Jacob's Dream (1966)

Shot from a Canon: November 28, 2018

In Image, Nice Area, Photo of the Week by bpnaughton

Jacob’s Dream (1966), Chagall Museum, Nice. This large painting is one of a dozen biblical works in the museum. And like the others, it is awash in color: blood reds, vibrant blues, glowing yellows, and regal purples.

Born in Belarus in 1887, Chagall died 97 years later after a lifetime of artistic innovation and beauty. Although he worked as an artist in Russia, it was after his arrival in Paris in 1910 that he began to develop his own artistic style. According to Wikipedia:

Another completely new world that opened up for him [on moving to Paris] was the kaleidoscope of colours and forms in the works of French artists. Chagall enthusiastically reviewed their many different tendencies, having to rethink his position as an artist and decide what creative avenue he wanted to pursue.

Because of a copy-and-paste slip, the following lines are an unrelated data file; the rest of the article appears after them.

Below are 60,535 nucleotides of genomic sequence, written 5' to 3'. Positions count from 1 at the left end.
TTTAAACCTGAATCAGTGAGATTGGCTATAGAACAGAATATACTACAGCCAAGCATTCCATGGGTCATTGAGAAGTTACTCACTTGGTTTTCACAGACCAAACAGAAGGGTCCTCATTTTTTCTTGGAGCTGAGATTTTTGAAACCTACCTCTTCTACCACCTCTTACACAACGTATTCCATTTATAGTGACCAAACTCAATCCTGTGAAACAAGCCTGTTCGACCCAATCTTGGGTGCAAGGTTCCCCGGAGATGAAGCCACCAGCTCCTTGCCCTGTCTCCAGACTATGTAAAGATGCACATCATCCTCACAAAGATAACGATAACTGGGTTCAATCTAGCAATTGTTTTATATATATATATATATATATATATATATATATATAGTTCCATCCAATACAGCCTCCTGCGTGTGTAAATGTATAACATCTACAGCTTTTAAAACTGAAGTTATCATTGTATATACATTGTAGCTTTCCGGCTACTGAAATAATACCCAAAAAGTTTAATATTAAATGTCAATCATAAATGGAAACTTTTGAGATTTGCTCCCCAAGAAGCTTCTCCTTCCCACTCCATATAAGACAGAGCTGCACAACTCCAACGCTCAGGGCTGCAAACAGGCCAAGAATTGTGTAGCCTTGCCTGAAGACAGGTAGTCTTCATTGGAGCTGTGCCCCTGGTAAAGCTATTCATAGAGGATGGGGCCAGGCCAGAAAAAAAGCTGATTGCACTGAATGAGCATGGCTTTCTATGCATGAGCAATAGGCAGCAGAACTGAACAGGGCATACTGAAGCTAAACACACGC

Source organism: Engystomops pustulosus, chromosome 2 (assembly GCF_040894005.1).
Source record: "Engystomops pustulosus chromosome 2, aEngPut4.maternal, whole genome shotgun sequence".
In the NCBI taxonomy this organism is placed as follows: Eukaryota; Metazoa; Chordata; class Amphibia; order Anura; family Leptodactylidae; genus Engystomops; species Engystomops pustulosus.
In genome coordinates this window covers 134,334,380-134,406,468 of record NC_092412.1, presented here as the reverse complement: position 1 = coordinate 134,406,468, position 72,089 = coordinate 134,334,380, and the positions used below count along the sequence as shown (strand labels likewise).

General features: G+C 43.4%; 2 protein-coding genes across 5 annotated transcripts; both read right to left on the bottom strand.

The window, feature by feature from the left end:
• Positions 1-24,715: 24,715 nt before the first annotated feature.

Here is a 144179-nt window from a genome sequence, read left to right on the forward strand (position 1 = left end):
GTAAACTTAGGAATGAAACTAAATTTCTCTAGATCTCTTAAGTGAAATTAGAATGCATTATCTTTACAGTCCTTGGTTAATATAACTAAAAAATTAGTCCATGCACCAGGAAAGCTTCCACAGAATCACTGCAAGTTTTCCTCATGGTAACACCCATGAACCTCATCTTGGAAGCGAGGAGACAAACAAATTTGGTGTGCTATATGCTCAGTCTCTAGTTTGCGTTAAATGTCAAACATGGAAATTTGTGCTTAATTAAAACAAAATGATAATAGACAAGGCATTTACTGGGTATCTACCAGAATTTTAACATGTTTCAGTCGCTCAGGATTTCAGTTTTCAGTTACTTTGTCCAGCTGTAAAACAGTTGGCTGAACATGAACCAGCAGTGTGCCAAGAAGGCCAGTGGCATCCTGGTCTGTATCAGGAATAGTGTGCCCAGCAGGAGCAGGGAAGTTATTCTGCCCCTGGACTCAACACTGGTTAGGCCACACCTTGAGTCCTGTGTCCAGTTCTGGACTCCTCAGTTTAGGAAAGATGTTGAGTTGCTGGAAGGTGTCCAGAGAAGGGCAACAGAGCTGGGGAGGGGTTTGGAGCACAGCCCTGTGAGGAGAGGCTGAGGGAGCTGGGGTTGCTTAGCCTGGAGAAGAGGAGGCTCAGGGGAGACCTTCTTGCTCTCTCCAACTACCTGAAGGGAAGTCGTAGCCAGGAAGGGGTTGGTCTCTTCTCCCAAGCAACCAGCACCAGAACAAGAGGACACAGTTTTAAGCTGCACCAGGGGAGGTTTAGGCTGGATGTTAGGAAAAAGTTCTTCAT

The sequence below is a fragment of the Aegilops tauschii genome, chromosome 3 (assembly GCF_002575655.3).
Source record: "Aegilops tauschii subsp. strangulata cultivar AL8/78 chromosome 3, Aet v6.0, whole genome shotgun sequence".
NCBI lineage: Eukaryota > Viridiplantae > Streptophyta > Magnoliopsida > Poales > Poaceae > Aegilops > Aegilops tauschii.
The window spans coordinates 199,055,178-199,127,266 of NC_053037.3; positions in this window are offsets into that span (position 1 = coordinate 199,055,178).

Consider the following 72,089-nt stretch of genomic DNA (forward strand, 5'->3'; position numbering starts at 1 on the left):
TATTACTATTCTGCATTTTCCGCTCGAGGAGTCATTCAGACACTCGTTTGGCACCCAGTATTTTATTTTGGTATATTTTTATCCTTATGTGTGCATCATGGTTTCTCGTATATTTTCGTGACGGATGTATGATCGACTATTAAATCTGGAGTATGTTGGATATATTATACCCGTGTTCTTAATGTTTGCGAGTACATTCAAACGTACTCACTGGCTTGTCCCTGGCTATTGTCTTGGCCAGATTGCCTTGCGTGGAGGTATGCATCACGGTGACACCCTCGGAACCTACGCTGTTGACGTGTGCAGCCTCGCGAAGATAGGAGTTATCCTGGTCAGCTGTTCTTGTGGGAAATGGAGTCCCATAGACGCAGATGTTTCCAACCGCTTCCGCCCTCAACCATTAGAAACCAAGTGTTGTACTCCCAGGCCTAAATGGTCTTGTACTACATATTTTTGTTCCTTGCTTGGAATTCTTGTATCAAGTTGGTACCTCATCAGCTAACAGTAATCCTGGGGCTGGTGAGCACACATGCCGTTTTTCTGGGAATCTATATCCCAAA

The artist, himself, had final say over the design and arrangement of his paintings at this museum. As a result, when you view his works, you’re seeing them through Chagall’s eyes. And you’re seeing them in the order, in the arrangements, and in the lighting he chose.

For a more detailed discussion of the Chagall Museum, check out our blog post, Sacré bleu [and red and green]: Nice’s Chagall Museum.